Misconception: Companies that manufacture overseas aren't entitled to R&D Tax Credits

Posted by Jeffrey M. Feingold on 02.13.14

The Research and Development tax credits were enacted in 1981 as part of the Economic Recovery Act to spur the U.S. economy and create jobs. It was intended to encourage research among U.S. companies and keep our country strong. Many U.S. companies manufacture overseas. How does this fit into the plan for the R&D tax credits?

What are the R&D tax credits?

The R&D tax credits are the hallmark of the federal government's tax incentives. They keep U.S. innovation strong by providing lucrative tax credits. U.S. research has increased since these were enacted. Some important features are:

  • The Research and Development tax credits are a bottom line tax credit against the taxes on company income on the income tax form. It is not a deduction against income. It is subtracted directly from the tax owed. Companies are saving hundreds of thousands of dollars with this tax credit.
  • Wages related to the research, supplies for the research, contract research, and basic research payments are all eligible expenses to be used for the credits.
  • The credits are available for research in laboratories, new products and patents, improved products, and new processes and procedures or methods of doing things on a company basis. These methods do not have to be new to the industry—only new to the company.

Are U.S. companies that manufacture overseas entitled to credits?

The answer is "It depends". Not all companies qualify for the tax credit. It depends on the type of work being done. Only the part that is research or development related qualifies for the credit. It doesn't matter where the manufacturing is. The important question here is where is the research done. The research must be in the U.S. to qualify for credits. So if a company researches here and manufactures there, it could still qualify.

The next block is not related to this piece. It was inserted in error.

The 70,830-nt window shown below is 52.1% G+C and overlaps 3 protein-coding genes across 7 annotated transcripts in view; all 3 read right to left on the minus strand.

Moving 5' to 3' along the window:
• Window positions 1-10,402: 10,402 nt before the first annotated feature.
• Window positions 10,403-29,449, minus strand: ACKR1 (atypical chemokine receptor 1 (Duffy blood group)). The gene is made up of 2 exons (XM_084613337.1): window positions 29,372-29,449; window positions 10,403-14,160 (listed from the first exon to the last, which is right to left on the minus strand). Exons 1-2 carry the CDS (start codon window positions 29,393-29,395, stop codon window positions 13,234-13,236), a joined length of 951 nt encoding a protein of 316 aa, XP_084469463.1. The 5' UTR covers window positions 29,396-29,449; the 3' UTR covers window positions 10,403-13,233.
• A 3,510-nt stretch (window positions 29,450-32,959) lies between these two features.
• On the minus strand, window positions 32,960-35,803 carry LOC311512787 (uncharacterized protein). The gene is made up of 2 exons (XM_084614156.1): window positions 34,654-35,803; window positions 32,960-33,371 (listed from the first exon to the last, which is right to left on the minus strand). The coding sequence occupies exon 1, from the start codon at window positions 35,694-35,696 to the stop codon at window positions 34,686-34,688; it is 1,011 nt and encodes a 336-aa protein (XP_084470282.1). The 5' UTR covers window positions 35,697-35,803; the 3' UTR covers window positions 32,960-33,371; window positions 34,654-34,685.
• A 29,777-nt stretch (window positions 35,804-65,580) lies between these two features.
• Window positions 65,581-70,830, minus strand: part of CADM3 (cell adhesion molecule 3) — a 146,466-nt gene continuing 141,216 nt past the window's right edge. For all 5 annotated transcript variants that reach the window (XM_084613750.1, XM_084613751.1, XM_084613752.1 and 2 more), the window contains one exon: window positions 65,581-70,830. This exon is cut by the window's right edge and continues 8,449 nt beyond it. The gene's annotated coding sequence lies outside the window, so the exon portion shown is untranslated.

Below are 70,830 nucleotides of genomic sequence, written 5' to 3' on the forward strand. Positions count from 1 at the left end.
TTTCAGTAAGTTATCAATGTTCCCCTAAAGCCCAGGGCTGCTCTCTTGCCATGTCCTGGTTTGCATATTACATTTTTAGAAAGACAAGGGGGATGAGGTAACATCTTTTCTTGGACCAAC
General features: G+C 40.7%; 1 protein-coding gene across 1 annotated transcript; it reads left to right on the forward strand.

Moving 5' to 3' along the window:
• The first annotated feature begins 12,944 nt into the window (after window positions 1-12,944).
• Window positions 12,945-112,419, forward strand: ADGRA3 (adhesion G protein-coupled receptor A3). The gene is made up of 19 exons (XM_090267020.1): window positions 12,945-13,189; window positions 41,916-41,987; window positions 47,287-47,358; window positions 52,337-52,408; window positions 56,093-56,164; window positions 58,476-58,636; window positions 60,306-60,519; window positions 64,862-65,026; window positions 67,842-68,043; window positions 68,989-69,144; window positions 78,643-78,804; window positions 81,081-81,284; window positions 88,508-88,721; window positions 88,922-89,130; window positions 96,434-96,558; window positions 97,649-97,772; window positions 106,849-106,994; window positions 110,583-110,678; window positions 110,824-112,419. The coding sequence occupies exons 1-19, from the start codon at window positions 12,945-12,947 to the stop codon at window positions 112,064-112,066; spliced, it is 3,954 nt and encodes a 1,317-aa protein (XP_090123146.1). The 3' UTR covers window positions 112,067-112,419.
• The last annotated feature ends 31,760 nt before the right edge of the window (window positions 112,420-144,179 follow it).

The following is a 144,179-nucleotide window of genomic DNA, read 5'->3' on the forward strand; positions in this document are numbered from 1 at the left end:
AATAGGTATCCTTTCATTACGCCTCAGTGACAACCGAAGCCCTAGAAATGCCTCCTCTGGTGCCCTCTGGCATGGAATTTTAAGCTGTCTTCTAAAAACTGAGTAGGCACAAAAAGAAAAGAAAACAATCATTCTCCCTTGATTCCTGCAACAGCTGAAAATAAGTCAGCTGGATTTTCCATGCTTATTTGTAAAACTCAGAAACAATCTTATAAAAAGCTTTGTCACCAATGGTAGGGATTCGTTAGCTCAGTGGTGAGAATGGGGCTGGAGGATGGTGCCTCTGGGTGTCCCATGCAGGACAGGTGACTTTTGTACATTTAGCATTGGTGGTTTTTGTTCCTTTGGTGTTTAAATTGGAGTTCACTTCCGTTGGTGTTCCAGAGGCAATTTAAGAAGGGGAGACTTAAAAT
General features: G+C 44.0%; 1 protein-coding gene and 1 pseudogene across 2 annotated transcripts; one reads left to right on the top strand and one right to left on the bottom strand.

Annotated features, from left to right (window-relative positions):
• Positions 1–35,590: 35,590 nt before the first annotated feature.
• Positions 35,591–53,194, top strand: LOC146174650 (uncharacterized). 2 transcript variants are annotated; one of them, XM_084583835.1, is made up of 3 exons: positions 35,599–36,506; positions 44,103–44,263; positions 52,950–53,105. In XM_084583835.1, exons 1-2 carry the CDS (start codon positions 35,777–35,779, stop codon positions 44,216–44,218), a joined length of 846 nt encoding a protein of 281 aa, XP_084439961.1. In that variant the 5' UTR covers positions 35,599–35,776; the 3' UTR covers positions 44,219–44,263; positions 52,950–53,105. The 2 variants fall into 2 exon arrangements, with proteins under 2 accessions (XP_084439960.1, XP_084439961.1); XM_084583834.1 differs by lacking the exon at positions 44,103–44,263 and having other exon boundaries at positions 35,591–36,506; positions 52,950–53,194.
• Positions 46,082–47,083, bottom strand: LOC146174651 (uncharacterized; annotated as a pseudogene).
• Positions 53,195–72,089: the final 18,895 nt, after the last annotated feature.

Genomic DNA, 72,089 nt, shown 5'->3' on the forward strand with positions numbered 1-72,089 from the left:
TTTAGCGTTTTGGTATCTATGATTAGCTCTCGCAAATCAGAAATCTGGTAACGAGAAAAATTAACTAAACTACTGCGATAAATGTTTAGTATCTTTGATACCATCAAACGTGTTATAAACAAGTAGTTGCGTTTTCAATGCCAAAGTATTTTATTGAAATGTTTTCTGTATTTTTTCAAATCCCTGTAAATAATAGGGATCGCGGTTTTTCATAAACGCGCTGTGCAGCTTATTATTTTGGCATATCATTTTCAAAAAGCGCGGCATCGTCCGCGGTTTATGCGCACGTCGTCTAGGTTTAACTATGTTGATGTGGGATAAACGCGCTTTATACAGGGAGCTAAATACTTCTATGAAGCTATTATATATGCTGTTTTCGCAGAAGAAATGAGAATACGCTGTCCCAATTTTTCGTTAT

What does not qualify?

These do not qualify:

  • Research on a product that is already in commercial production.
  • Duplication or adaptation of existing products.
  • Reverse engineering
  • Surveys or studies about management
  • Market research
  • Routine data collection
  • Routine quality control
  • In-house software development
  • Foreign research conducted outside the United States,
  • Research related to social sciences, arts, or humanities;
  • Funded research from any grant, any contract, or otherwise by another person or governmental entity.

What industries qualify?

Dozens of industries qualify, including

  • Engineering Services
  • Telecommunications
  • Apparel/Textile
  • Job Shops (metal fabrication, gears, coatings, HVAC, recycling, etc.)
  • Manufacturing
  • Medical Devices
  • Packaging
  • Plastics
  • Semiconductor
  • Software
  • Tool & Die
  • and more

Where can you find the answers to your questions?

Talk with a trusted CPA, your tax attorney, or a specialty tax company that deals with the R&D tax credits, like Tax Point Advisors. We will give you a FREE consultation about your eligibility and an estimate of your credits. Don't miss out on an opportunity to increase your bottom line. As long as the design work is done here in the US, manufacturing of this product can occur anywhere, whether the manufacturing is outsourced or the manufacturing company is your own.


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